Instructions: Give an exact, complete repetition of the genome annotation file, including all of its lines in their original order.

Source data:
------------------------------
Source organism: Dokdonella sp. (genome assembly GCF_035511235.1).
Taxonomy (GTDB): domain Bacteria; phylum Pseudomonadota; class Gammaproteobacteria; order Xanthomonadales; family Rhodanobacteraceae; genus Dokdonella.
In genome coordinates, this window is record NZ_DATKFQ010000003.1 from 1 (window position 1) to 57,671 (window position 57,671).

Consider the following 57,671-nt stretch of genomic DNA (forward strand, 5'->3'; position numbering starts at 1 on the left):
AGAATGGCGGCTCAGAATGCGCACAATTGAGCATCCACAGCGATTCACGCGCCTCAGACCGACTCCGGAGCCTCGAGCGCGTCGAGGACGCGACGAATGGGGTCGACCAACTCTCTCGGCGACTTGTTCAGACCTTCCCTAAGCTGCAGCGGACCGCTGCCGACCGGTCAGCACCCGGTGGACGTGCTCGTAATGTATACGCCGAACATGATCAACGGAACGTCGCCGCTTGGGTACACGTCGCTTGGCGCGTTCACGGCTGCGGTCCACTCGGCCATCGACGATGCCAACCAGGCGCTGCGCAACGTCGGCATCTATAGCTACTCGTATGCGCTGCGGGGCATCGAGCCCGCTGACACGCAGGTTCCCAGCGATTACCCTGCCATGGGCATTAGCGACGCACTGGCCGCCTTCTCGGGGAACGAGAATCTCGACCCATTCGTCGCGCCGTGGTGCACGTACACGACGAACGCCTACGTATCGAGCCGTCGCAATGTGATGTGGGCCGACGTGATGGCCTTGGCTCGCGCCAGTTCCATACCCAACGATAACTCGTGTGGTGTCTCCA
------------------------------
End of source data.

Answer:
Source organism: Dokdonella sp. (genome assembly GCF_035511235.1).
Taxonomy (GTDB): domain Bacteria; phylum Pseudomonadota; class Gammaproteobacteria; order Xanthomonadales; family Rhodanobacteraceae; genus Dokdonella.
In genome coordinates, this window is record NZ_DATKFQ010000003.1 from 1 (window position 1) to 57,671 (window position 57,671).

Consider the following 57,671-nt stretch of genomic DNA (forward strand, 5'->3'; position numbering starts at 1 on the left):
AGAATGGCGGCTCAGAATGCGCACAATTGAGCATCCACAGCGATTCACGCGCCTCAGACCGACTCCGGAGCCTCGAGCGCGTCGAGGACGCGACGAATGGGGTCGACCAACTCTCTCGGCGACTTGTTCAGACCTTCCCTAAGCTGCAGCGGACCGCTGCCGACCGGTCAGCACCCGGTGGACGTGCTCGTAATGTATACGCCGAACATGATCAACGGAACGTCGCCGCTTGGGTACACGTCGCTTGGCGCGTTCACGGCTGCGGTCCACTCGGCCATCGACGATGCCAACCAGGCGCTGCGCAACGTCGGCATCTATAGCTACTCGTATGCGCTGCGGGGCATCGAGCCCGCTGACACGCAGGTTCCCAGCGATTACCCTGCCATGGGCATTAGCGACGCACTGGCCGCCTTCTCGGGGAACGAGAATCTCGACCCATTCGTCGCGCCGTGGTGCACGTACACGACGAACGCCTACGTATCGAGCCGTCGCAATGTGATGTGGGCCGACGTGATGGCCTTGGCTCGCGCCAGTTCCATACCCAACGATAACTCGTGTGGTGTCTCCA